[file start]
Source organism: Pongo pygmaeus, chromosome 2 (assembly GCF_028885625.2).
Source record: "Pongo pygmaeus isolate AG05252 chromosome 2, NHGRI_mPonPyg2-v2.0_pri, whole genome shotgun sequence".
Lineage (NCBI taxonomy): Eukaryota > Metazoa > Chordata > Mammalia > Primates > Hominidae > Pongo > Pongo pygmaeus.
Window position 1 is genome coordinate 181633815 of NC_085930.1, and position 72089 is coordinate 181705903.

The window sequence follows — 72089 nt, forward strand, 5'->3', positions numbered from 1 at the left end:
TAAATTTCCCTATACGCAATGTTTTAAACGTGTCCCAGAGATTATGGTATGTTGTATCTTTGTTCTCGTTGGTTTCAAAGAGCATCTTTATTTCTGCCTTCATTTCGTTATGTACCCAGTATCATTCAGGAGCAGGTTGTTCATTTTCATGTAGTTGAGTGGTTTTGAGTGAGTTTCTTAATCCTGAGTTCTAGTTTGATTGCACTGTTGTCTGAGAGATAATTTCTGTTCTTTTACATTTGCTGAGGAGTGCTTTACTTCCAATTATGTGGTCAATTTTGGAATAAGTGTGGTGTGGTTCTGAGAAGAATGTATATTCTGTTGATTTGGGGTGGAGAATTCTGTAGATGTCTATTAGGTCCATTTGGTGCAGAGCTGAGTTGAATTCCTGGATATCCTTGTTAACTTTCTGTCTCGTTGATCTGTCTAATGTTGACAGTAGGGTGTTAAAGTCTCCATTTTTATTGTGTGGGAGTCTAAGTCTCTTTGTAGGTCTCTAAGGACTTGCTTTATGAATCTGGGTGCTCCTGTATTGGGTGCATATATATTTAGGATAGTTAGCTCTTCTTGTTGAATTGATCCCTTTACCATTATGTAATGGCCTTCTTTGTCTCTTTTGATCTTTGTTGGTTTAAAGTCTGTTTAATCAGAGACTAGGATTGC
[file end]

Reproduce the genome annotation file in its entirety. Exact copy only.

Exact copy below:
Source organism: Pongo pygmaeus, chromosome 2 (assembly GCF_028885625.2).
Source record: "Pongo pygmaeus isolate AG05252 chromosome 2, NHGRI_mPonPyg2-v2.0_pri, whole genome shotgun sequence".
Lineage (NCBI taxonomy): Eukaryota > Metazoa > Chordata > Mammalia > Primates > Hominidae > Pongo > Pongo pygmaeus.
Window position 1 is genome coordinate 181633815 of NC_085930.1, and position 72089 is coordinate 181705903.

The window sequence follows — 72089 nt, forward strand, 5'->3', positions numbered from 1 at the left end:
TAAATTTCCCTATACGCAATGTTTTAAACGTGTCCCAGAGATTATGGTATGTTGTATCTTTGTTCTCGTTGGTTTCAAAGAGCATCTTTATTTCTGCCTTCATTTCGTTATGTACCCAGTATCATTCAGGAGCAGGTTGTTCATTTTCATGTAGTTGAGTGGTTTTGAGTGAGTTTCTTAATCCTGAGTTCTAGTTTGATTGCACTGTTGTCTGAGAGATAATTTCTGTTCTTTTACATTTGCTGAGGAGTGCTTTACTTCCAATTATGTGGTCAATTTTGGAATAAGTGTGGTGTGGTTCTGAGAAGAATGTATATTCTGTTGATTTGGGGTGGAGAATTCTGTAGATGTCTATTAGGTCCATTTGGTGCAGAGCTGAGTTGAATTCCTGGATATCCTTGTTAACTTTCTGTCTCGTTGATCTGTCTAATGTTGACAGTAGGGTGTTAAAGTCTCCATTTTTATTGTGTGGGAGTCTAAGTCTCTTTGTAGGTCTCTAAGGACTTGCTTTATGAATCTGGGTGCTCCTGTATTGGGTGCATATATATTTAGGATAGTTAGCTCTTCTTGTTGAATTGATCCCTTTACCATTATGTAATGGCCTTCTTTGTCTCTTTTGATCTTTGTTGGTTTAAAGTCTGTTTAATCAGAGACTAGGATTGC